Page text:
US to see more LNG, despite downturn

More shipments of LNG will come to the US this year, whether the market needs them or not.

Warren R. True
Chief Technology Editor-LNG/Gas Processing

HOUSTON, Mar. 3 -- More shipments of LNG will come to the US this year, whether the market needs them or not.

As much as 90 million tonnes/year of new LNG supply will flow towards global markets this year and next. With current LNG markets in a balance never before seen in world trade, the additional volumes must move somewhere. That somewhere is the market of last resort: the US. That market is already adequately supplied, thanks to the recent surge in shale gas production.

These were some of the major trends announced last week at Platts' 8th Annual LNG conference in Houston.

US surge
For some time now, industry analysts have predicted that excess cargoes of LNG will find a home in the US, a default location in an increasingly balanced global trade. As prices fall in Asia and Europe, the argument goes, the plethora of storage and the thoroughly liquid market in North America will attract shipments unable to fix destinations in the other two markets.

Waterborne Energy's Steve Johnson told the conference an average about 3 bcfd would arrive this year. Last year saw a sharp decline from the record volumes that arrived in 2007. While predicting growth in LNG shipments in the US for this year and next, Johnson did not explain why this would happen, given that natural gas demand, especially industrial and commercial, has dropped off the table. US markets are adequately supplied by domestic production and Canadian imports, complemented by what little LNG is coming here to satisfy existing long-term contracts.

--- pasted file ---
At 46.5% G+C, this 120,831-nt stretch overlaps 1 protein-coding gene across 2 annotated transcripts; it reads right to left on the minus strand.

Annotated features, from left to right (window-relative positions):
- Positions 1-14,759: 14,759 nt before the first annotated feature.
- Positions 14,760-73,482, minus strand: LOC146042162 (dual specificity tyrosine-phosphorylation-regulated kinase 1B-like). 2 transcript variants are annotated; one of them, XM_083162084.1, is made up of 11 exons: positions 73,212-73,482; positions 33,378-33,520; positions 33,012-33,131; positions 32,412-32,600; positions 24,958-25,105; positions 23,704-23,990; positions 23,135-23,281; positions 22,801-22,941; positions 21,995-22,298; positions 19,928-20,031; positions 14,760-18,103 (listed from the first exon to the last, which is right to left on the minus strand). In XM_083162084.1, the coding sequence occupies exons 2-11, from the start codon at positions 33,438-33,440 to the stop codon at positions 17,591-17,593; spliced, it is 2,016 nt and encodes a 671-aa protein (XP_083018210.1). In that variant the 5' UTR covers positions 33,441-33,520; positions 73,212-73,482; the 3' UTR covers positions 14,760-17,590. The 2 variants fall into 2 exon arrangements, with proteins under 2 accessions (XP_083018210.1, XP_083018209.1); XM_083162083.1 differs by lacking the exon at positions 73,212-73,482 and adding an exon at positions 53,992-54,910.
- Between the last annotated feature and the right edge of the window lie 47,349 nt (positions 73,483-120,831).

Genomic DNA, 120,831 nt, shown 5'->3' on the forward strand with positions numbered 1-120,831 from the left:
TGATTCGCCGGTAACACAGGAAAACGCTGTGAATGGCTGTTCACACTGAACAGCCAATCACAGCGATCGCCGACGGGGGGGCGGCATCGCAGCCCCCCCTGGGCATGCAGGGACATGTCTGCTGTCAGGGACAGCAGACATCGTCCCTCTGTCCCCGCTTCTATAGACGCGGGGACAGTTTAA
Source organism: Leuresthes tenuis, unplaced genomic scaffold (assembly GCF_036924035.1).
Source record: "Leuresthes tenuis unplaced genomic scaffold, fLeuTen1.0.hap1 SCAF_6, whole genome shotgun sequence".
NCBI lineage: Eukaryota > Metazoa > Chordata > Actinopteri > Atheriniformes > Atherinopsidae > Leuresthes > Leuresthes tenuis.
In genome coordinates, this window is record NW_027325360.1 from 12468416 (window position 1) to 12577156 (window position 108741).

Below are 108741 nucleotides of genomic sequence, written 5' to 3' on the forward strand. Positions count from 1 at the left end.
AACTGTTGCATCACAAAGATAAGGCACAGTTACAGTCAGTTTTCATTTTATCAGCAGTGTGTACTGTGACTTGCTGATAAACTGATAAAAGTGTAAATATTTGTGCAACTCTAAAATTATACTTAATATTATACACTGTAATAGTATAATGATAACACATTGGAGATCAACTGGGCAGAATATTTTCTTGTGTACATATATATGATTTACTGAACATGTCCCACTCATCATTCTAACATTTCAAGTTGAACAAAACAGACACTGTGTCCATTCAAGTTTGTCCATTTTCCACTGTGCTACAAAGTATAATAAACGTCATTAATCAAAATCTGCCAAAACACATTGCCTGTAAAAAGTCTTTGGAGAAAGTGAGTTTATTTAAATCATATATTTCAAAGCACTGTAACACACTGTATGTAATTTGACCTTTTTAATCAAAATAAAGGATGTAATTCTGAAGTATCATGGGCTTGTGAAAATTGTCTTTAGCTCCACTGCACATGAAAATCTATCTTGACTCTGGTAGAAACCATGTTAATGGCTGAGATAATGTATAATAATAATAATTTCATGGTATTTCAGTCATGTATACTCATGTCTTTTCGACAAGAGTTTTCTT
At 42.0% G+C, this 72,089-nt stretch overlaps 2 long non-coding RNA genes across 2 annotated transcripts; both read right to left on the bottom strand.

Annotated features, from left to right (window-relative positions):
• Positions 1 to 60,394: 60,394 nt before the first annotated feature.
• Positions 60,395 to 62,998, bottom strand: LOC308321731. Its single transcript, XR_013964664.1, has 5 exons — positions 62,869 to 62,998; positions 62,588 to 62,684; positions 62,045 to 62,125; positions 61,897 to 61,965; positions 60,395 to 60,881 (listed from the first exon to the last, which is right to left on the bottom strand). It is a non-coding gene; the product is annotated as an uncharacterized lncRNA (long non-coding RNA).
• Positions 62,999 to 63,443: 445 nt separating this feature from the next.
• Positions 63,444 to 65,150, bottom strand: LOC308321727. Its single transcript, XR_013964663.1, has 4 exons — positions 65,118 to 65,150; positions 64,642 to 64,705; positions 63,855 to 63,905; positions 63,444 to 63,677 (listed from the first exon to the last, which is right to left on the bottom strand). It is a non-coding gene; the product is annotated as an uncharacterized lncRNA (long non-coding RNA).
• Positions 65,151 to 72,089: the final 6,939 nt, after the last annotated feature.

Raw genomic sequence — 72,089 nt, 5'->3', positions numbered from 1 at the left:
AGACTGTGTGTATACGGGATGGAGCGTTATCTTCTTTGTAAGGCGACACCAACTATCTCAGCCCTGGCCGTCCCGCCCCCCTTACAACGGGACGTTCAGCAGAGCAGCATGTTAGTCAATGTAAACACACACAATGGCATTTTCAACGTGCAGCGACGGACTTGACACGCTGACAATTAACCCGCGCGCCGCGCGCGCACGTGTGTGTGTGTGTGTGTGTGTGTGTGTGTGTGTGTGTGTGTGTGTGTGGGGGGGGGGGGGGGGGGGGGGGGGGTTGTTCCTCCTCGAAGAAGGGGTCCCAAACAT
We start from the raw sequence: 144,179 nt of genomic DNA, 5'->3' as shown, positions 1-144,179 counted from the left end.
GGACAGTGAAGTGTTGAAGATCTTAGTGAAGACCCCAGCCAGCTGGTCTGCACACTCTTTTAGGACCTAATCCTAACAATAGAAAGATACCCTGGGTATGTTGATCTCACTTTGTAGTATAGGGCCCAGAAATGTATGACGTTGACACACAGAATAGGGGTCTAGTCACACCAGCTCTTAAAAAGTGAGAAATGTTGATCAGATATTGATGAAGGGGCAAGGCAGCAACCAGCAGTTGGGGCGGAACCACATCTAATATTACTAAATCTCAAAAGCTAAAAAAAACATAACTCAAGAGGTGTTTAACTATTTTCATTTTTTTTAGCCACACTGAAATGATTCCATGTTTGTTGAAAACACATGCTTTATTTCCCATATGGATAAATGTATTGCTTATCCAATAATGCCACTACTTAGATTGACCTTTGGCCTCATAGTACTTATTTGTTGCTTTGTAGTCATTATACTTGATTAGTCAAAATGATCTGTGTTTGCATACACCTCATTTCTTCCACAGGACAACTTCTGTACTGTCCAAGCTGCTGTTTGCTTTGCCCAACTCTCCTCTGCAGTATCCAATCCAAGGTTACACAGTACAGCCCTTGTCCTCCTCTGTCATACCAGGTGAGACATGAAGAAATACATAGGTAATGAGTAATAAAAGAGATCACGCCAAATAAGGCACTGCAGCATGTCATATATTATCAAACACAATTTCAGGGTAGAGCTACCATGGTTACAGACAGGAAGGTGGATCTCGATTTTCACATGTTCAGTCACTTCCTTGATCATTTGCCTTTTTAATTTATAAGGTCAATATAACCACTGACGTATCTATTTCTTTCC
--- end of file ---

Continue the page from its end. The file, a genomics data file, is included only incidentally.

Industry truths, supply delays
David Wells, vice-president for global LNG supply at Shell Gas & Power International BV, said there are three "truths" in the current market.

The first is that long-term demand is rising; the second, that security of supply is threatened by the passing of the "easy plays," resource nationalism, and the rise of unconventional resource developments such as shales in North America and coalbed methane in Australia; and the third, that global environmental concerns have put hydrocarbon developments under pressure.

By 2050, said Wells, energy use must be "twice as efficient" as in 2008. To get there, carbon dioxide regulation "must be efficient and global."

Wood Mackenzie's Gavin Law, head of the firm's gas and power consulting, noted the imminent arrival of new LNG supplies on the global market but cautioned that delays to those projects may still retard the wave. He also said the global economic crisis was just now hitting major supplier countries.

In general, Law sees a slow ramp up to full production for new LNG supply and said that LNG demand is being curtailed, especially in the US, by development of unconventional natural gas sources.

Contact Warren R. True at

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